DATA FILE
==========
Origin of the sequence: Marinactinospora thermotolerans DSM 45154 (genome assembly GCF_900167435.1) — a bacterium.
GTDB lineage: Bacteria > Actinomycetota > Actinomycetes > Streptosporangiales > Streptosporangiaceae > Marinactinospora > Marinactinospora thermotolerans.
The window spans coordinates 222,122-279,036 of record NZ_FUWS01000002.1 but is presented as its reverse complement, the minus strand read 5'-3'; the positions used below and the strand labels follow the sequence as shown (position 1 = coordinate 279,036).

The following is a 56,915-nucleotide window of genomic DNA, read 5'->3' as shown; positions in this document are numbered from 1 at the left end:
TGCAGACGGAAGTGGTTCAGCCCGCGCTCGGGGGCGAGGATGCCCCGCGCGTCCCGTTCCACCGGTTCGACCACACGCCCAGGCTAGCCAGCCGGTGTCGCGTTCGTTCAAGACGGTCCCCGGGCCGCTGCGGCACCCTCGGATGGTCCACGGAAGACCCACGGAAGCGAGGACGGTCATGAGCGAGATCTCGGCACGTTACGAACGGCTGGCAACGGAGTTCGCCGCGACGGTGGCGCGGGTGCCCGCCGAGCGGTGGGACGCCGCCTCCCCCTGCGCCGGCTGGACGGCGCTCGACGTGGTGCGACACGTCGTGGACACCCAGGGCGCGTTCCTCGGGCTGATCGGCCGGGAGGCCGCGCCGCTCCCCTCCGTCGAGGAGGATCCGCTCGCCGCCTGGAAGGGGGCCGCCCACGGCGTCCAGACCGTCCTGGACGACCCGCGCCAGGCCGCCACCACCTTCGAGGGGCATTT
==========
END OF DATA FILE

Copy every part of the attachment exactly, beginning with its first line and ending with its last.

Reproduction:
Origin of the sequence: Marinactinospora thermotolerans DSM 45154 (genome assembly GCF_900167435.1) — a bacterium.
GTDB lineage: Bacteria > Actinomycetota > Actinomycetes > Streptosporangiales > Streptosporangiaceae > Marinactinospora > Marinactinospora thermotolerans.
The window spans coordinates 222,122-279,036 of record NZ_FUWS01000002.1 but is presented as its reverse complement, the minus strand read 5'-3'; the positions used below and the strand labels follow the sequence as shown (position 1 = coordinate 279,036).

The following is a 56,915-nucleotide window of genomic DNA, read 5'->3' as shown; positions in this document are numbered from 1 at the left end:
TGCAGACGGAAGTGGTTCAGCCCGCGCTCGGGGGCGAGGATGCCCCGCGCGTCCCGTTCCACCGGTTCGACCACACGCCCAGGCTAGCCAGCCGGTGTCGCGTTCGTTCAAGACGGTCCCCGGGCCGCTGCGGCACCCTCGGATGGTCCACGGAAGACCCACGGAAGCGAGGACGGTCATGAGCGAGATCTCGGCACGTTACGAACGGCTGGCAACGGAGTTCGCCGCGACGGTGGCGCGGGTGCCCGCCGAGCGGTGGGACGCCGCCTCCCCCTGCGCCGGCTGGACGGCGCTCGACGTGGTGCGACACGTCGTGGACACCCAGGGCGCGTTCCTCGGGCTGATCGGCCGGGAGGCCGCGCCGCTCCCCTCCGTCGAGGAGGATCCGCTCGCCGCCTGGAAGGGGGCCGCCCACGGCGTCCAGACCGTCCTGGACGACCCGCGCCAGGCCGCCACCACCTTCGAGGGGCATTT